U of M Law Team Second in Nation in Appellate Competition
For release: April 16, 2008
For press information, contact Gabrielle Maxey
University of Memphis law students Jennifer Bellott and Michael Goodin faced Harvard University’s team in the final round of the national championships of the American Bar Association’s National Appellate Advocacy Competition. In a split decision by the judges, the U of M team finished second. Bellott was named National Best Advocate, an award given to the best oral advocate of the competition. Associate Dean Barbara Kritchevsky was the team’s coach.
Michael Goodin, left, and Jennifer Bellott, right, met Harvard Law School in the national championship of the American Bar Association’s Appellate Advocacy Competition. The pair was coached by Professor Barbara Kritchevsky, center. Photo by Lindsey Lissau.
After advancing undefeated through the regional competition, the team defeated Seton Hall and Texas Wesleyan in the preliminary round of the national finals. They went on to top the University of California, Berkeley, and Washington University, then eliminated Seton Hall in the Final Four. Memphis and Harvard were left as the final two teams.
Some 180 teams from around the country entered the competition. Four teams from each of six regions participated in the national finals, which were held April 3-5 in Chicago.
Bellott, a Memphian, earned her undergraduate degree from McGill University in Montreal. Goodin, from Vicksburg, Miss., graduated from Mississippi College in Jackson.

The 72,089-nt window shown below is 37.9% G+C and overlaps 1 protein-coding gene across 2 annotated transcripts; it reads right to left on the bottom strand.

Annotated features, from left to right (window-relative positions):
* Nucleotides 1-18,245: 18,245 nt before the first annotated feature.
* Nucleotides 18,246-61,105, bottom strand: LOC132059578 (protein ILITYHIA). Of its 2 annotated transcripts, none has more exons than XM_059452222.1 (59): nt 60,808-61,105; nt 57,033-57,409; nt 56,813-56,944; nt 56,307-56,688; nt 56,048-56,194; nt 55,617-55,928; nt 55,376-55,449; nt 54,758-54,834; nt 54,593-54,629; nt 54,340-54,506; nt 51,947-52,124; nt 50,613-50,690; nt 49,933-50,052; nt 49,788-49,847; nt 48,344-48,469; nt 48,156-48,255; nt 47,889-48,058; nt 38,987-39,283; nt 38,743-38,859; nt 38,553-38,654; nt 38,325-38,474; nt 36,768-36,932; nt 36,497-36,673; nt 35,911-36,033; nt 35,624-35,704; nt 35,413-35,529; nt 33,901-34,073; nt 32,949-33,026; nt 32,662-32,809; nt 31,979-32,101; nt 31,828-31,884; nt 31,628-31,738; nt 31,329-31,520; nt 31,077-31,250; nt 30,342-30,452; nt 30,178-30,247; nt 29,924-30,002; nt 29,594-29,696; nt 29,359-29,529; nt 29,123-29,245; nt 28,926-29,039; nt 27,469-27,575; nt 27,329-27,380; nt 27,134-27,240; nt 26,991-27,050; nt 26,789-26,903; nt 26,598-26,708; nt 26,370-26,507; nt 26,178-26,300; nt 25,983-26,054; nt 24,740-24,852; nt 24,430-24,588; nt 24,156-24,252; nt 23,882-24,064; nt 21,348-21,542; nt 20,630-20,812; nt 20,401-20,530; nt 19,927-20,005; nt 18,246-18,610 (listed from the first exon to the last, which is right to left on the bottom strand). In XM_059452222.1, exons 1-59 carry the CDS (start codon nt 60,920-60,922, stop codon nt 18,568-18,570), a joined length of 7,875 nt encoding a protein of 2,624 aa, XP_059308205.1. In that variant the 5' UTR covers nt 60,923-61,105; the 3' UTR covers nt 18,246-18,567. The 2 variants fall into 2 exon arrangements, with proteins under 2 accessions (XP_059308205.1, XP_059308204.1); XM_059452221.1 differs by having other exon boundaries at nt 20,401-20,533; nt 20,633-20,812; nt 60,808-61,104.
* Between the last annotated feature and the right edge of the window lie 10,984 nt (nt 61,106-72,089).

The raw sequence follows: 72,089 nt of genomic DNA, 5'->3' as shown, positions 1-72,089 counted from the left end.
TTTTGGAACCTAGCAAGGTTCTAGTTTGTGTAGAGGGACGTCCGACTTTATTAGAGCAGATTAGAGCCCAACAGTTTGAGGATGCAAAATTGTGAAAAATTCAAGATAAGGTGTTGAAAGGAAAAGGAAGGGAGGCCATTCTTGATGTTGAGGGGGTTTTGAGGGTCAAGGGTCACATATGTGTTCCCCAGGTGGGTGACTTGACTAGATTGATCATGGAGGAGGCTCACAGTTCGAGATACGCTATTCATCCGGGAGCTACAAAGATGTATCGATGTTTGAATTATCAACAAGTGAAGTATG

“I could not be more proud of Jennifer and Michael for their success,” said Kritchevsky. “Advancing undefeated to the final round of a national competition is a very rare feat and a remarkable accomplishment. Receiving the award for National Best Advocate in a competition of this magnitude is similarly impressive.”
The competition emphasizes the development of oral advocacy skills through a realistic appellate advocacy experience. Competitors participate in a hypothetical appeal to the U.S. Supreme Court by writing a 40-page brief as either respondent or petitioner, then arguing the case in front of the mock court.
The Cecil C. Humphreys School of Law prepares graduates for private practice and public service. The School of Law recently was ranked fifth in the nation by preLaw magazine as a best value law school based on the combination of low tuition, the high percentage of graduates passing the Tennessee bar exam, and the success of graduates in finding employment. Its graduates include judges, other public servants, and leading practitioners in the Mid-South and around the nation.
The School of Law is accredited by the Council of the Section of Legal Education and Admissions to the Bar of the American Bar Association, the official accrediting agency for legal education, and is a member of the Association of American Law Schools, the learned society for legal education in the United States.